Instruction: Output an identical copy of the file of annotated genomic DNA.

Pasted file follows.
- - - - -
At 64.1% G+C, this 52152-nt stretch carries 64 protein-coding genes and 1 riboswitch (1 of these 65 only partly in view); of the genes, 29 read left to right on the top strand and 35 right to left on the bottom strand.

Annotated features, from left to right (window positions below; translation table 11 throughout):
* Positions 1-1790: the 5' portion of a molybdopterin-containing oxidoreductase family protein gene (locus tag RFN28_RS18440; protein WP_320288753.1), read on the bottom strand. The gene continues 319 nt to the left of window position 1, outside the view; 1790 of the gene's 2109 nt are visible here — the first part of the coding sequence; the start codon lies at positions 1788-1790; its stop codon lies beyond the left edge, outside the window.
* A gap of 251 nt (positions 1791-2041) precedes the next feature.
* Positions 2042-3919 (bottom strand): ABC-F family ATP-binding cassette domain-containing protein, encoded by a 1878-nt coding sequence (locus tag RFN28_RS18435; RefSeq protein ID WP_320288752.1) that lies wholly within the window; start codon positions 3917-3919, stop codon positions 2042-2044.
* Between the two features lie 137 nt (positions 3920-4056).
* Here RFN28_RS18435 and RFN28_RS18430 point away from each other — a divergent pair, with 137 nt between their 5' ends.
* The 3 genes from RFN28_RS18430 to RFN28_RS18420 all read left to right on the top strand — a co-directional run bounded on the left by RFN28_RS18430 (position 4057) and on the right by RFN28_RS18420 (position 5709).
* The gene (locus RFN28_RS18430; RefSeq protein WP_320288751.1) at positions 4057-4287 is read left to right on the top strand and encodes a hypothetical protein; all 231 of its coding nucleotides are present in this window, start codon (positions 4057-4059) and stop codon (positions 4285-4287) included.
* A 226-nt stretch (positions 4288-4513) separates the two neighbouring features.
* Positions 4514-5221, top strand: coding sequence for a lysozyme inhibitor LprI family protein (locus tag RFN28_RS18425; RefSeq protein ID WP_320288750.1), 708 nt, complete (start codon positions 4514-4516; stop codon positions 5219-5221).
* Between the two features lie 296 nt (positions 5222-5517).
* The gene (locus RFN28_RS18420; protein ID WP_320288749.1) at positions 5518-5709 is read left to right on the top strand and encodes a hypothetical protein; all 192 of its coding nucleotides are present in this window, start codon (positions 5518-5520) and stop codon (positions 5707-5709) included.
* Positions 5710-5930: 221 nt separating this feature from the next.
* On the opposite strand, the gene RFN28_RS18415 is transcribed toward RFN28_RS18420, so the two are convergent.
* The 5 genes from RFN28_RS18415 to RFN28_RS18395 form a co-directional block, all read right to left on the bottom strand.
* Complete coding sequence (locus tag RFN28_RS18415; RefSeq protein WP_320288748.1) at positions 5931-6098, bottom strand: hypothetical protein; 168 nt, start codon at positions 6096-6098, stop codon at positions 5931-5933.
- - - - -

At 64.1% G+C, this 52152-nt stretch carries 64 protein-coding genes and 1 riboswitch (1 of these 65 only partly in view); of the genes, 29 read left to right on the top strand and 35 right to left on the bottom strand.

Annotated features, from left to right (window positions below; translation table 11 throughout):
* Positions 1-1790: the 5' portion of a molybdopterin-containing oxidoreductase family protein gene (locus tag RFN28_RS18440; protein WP_320288753.1), read on the bottom strand. The gene continues 319 nt to the left of window position 1, outside the view; 1790 of the gene's 2109 nt are visible here — the first part of the coding sequence; the start codon lies at positions 1788-1790; its stop codon lies beyond the left edge, outside the window.
* A gap of 251 nt (positions 1791-2041) precedes the next feature.
* Positions 2042-3919 (bottom strand): ABC-F family ATP-binding cassette domain-containing protein, encoded by a 1878-nt coding sequence (locus tag RFN28_RS18435; RefSeq protein ID WP_320288752.1) that lies wholly within the window; start codon positions 3917-3919, stop codon positions 2042-2044.
* Between the two features lie 137 nt (positions 3920-4056).
* Here RFN28_RS18435 and RFN28_RS18430 point away from each other — a divergent pair, with 137 nt between their 5' ends.
* The 3 genes from RFN28_RS18430 to RFN28_RS18420 all read left to right on the top strand — a co-directional run bounded on the left by RFN28_RS18430 (position 4057) and on the right by RFN28_RS18420 (position 5709).
* The gene (locus RFN28_RS18430; RefSeq protein WP_320288751.1) at positions 4057-4287 is read left to right on the top strand and encodes a hypothetical protein; all 231 of its coding nucleotides are present in this window, start codon (positions 4057-4059) and stop codon (positions 4285-4287) included.
* A 226-nt stretch (positions 4288-4513) separates the two neighbouring features.
* Positions 4514-5221, top strand: coding sequence for a lysozyme inhibitor LprI family protein (locus tag RFN28_RS18425; RefSeq protein ID WP_320288750.1), 708 nt, complete (start codon positions 4514-4516; stop codon positions 5219-5221).
* Between the two features lie 296 nt (positions 5222-5517).
* The gene (locus RFN28_RS18420; protein ID WP_320288749.1) at positions 5518-5709 is read left to right on the top strand and encodes a hypothetical protein; all 192 of its coding nucleotides are present in this window, start codon (positions 5518-5520) and stop codon (positions 5707-5709) included.
* Positions 5710-5930: 221 nt separating this feature from the next.
* On the opposite strand, the gene RFN28_RS18415 is transcribed toward RFN28_RS18420, so the two are convergent.
* The 5 genes from RFN28_RS18415 to RFN28_RS18395 form a co-directional block, all read right to left on the bottom strand.
* Complete coding sequence (locus tag RFN28_RS18415; RefSeq protein WP_320288748.1) at positions 5931-6098, bottom strand: hypothetical protein; 168 nt, start codon at positions 6096-6098, stop codon at positions 5931-5933.